School districts and schools operate with two-way radios, too, but their networks are smaller to cover the area of the district/schools and are more cost-effective. These two radio networks normally do not allow for communications to occur between each other. They’re disparate. But! When these networks connect, when everyone can talk together when they otherwise couldn’t, we have interoperability. Interoperability improves the response because all parties can work together with better communication.

Where does SchoolSAFE Fit?

This is where SchoolSAFE comes in. We provide interoperable communications between public safety and schools. SchoolSAFE is activated after a 9-1-1 call. A dispatcher, through Memorandums of Understanding put in place through the program, connects public safety radios to district and school radios during an emergency. The varying groups can speak to each other on a public safety-designated radio channel. An added bonus: the dispatcher has bridging (connecting) options. They can select one specific school to bridge, a feeder area if needed (a few elementary schools, middle school(s) and high school), or the entire district. With the event over, the dispatcher at the 9-1-1 dispatch center disconnects the networks. Everyone is back to their own separate two-way radio networks.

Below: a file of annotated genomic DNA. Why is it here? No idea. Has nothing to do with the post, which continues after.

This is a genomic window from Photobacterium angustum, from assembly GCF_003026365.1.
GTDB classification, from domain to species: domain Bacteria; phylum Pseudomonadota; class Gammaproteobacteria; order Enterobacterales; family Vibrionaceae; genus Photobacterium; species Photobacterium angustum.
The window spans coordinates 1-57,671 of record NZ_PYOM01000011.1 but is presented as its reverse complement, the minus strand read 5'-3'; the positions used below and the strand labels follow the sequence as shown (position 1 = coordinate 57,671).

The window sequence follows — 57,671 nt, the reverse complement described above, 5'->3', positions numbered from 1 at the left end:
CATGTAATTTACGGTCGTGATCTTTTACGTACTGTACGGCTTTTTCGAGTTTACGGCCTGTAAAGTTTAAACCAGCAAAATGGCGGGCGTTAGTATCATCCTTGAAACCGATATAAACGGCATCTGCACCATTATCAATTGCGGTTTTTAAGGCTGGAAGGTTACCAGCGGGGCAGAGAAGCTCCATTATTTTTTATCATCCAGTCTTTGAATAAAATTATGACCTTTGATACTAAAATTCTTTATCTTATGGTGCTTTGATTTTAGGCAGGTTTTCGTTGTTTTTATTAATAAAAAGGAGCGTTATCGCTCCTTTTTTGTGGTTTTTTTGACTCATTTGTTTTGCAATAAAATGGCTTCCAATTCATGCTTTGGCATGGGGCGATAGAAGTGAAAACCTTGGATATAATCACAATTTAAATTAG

There is a district component, too. The safety director at the district can be in charge of bridging within their district if needed. They can’t control public safety radio channels, that’s for the pros. So, if there needs to be a district-wide announcement via two-way radio, poof! SchoolSAFE has it covered.

SchoolSAFE is fully SAFER grant-compliant. The solution provides hardware at the schools and software that turns the connection from public safety radios to the school radios on and off. The program provides a robust training program (if we do say so ourselves) that includes safety teams at the schools, district personnel, PSAPs, and other involved responders. We work in step with the districts’ compliance with the Colorado School Response Framework. We also help train school safety teams at each school and we solidify or improve the community partnerships that are so vital between public safety responders and school and district personnel.